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What is music therapy?
Music therapy, defined by the American Music Therapy Association, is the “clinical and evidence-based use of music interventions to accomplish individualized goals within a therapeutic relationship by a credentialed professional who has completed an approved music therapy program.” More specifically, music therapy is used as a treatment option and therapeutically independent from other forms such as pills or other substances. That said, sometimes music therapy is used in conjunction with other therapy options as part of a treatment plan. The focus of this document will be on the role of music therapy in treatment for addiction.
Music can have very strong associative qualities, in that certain genres of music can trigger pleasant and uncomfortable emotions in a person. For this reason, certified professionals use it as a way to calm people before or during stressful times. The picture below depicts music therapy as a way to calm a patient before what looks to be like a stressful operation. http://en.ccom.edu.cn/academics/iomt/introduction/200803240044_24209.jpg
What is addiction? http://www.corrupt.org/drupal/files/images/drug_addict.jpg
It may seem like a simple concept to define, but in fact there are very arbitrary guidelines as to who is an addict and who shows addictive behavior. Instead of forming a hard and fast rule to addiction, the Narcotics Anonymous (NA) group decided to describe characteristics that indicate addictive behavior. Some include: physiological dependence, psychological dependence, family history, behavioral problems and morality. Like many conditions and disorders, intervention is necessary when the compulsion starts to hinder quality of life of the addict and disturbs the people around them because the behavior is more extreme than social norms are used to. For example, it may be normal to occasionally use cough syrup to suppress a cough or sore throat, but when a person begins to use it compulsively and even for its alcoholic properties, they may be diagnosed with an addiction.
How does music therapy intervene in addiction? Ideally, what’s the size of its role?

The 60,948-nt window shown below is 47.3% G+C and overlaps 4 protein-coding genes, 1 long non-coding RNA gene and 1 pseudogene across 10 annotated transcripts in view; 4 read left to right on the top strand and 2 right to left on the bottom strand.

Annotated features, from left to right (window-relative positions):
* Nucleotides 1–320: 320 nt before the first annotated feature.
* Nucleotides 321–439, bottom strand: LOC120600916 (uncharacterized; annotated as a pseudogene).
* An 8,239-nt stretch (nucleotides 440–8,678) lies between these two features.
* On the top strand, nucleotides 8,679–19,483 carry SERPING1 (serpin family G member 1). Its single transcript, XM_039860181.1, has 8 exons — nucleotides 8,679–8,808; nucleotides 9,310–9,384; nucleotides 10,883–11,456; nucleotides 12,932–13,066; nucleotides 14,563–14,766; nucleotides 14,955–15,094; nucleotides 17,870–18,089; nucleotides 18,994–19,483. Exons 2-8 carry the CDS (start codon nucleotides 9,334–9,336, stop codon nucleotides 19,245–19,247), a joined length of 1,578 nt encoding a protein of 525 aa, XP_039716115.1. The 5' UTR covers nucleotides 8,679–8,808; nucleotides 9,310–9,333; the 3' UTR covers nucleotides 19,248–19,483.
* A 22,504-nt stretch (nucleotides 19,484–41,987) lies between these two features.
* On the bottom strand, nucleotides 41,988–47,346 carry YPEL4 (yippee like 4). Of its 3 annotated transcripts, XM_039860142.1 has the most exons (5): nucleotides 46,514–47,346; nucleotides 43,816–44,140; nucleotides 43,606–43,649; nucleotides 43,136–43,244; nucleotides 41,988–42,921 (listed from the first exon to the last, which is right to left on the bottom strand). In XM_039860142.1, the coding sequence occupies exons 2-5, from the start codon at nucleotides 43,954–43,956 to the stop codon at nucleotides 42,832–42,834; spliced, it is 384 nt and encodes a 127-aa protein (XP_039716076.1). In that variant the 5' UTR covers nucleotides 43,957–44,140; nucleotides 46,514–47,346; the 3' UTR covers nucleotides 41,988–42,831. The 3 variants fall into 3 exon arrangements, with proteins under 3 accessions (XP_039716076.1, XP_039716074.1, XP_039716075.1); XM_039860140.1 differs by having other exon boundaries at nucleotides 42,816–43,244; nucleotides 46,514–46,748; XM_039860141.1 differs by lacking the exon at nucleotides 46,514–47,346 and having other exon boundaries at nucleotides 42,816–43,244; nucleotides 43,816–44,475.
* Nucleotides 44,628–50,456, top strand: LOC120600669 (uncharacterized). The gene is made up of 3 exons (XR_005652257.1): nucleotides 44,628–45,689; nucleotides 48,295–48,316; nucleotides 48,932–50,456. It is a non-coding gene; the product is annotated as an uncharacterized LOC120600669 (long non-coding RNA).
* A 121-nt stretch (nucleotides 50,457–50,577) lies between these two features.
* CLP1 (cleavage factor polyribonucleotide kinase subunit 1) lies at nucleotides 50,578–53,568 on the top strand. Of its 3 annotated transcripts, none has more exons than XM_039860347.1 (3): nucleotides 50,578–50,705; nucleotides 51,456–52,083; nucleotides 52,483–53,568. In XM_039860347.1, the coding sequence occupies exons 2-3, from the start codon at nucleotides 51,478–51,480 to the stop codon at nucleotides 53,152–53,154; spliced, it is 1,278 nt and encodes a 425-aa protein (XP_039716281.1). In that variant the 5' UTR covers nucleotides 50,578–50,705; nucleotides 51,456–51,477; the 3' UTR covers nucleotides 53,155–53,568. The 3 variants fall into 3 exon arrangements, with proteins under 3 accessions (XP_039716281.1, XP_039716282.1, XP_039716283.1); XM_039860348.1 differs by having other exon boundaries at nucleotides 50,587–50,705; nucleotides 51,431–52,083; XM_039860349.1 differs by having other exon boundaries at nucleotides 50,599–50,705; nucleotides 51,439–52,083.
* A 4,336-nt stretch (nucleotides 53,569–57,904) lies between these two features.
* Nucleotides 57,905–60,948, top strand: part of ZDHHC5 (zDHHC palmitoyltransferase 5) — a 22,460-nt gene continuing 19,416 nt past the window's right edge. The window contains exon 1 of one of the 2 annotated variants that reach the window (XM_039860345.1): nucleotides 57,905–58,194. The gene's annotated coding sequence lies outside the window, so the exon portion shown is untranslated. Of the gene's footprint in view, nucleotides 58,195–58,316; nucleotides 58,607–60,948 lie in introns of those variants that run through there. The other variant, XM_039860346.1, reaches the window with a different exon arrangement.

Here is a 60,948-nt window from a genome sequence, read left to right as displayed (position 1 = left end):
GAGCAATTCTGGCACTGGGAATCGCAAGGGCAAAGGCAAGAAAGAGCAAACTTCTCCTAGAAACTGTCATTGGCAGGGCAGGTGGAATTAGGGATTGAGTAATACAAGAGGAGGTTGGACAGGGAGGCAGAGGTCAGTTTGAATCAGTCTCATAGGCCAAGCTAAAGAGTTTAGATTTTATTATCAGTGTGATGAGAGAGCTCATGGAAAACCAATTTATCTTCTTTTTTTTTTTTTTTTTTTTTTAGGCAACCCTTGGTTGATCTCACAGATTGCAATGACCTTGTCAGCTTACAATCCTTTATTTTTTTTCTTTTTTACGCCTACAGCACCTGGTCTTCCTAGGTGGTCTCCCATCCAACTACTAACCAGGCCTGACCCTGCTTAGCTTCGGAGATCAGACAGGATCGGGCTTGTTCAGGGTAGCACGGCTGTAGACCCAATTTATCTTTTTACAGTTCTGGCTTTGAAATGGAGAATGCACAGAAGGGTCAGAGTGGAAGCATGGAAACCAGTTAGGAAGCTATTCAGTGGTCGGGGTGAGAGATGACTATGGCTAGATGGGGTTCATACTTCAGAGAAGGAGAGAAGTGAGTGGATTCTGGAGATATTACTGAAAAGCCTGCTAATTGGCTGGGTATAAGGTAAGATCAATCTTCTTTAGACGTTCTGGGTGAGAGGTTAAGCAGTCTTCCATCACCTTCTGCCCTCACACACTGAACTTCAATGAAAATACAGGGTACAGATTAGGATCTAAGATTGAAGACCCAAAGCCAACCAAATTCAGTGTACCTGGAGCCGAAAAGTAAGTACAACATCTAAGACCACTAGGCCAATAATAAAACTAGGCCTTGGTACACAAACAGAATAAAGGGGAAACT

The greater question of this evaluative paper is to decide whether or not music therapy is an adequate treatment for addiction on its own. Findings will be presented in order to conclude whether or not music therapy is effective enough on its own to treat addiction or should rather be used as complimentary treatment.
What are the potential concerns?
It is very difficult to find information to discount the success of music therapy, as it is already a bona fide evidence based treatment option that has been recognized by authorities in the field psychology and medicine for decades. The only real limitations of music therapy are: its availability and the potential evocation of harmful memories during treatment. Some complain that they do not have access to it because of state Medicaid/Medicare laws. Other skeptics express their concern with the possibility that treatment could rouse negative memories during treatment that could trigger a relapse. That said, music therapists are trained professionals that know how to handle situations like that. As long as the therapy is performed in a safe and healthy environment, there is little chance that a relapse could occur based off one negative reaction to a stimulus. Sometimes it is even part of the treatment plan to discretionally rouse a negative memory in the pursuit of addressing and overcoming the pain of it.
What do the studies say?
In a meta-analysis study done by Mays, Clark and Gordon (researchers affiliated with the University of Pittsburg’s Healthcare center) in 2008, it was found that music therapy sessions were normally reported as additive and not independent treatment options. Understand that their study did not intend to find whether or not it is most effective to use music therapy as an additive or independent treatment, they merely found what methods were the most popular from other surveys and what is already widely used in professional practice.
A study conducted by Dr. Michael Winkelman (department of Anthropology, Arizona State University), examined “drumming activities as complementary addiction treatment” and reported the effects. The outcome of group drum therapy (having participants participate in group drumming circles) for substance abusers “enhanced recovery through inducing relaxation and enhancing theta-wave production and brain-wave synchronization.” In addition, drumming proved to be a win-win treatment option as it was found that addicts enjoyed “pleasurable experiences, enhanced awareness of preconscious dynamics, release of emotional trauma, and reintegration of self. Drumming alleviated self-centeredness, isolation, and alienation, creating a sense of connectedness with self and others. Drumming provided a secular approach to accessing a higher power and applying spiritual perspectives.” Furthermore, Dr. Winkelman concluded that drumming circles are effective compliments to addiction therapy especially for relapses and when other forms of counseling are unsuccessful.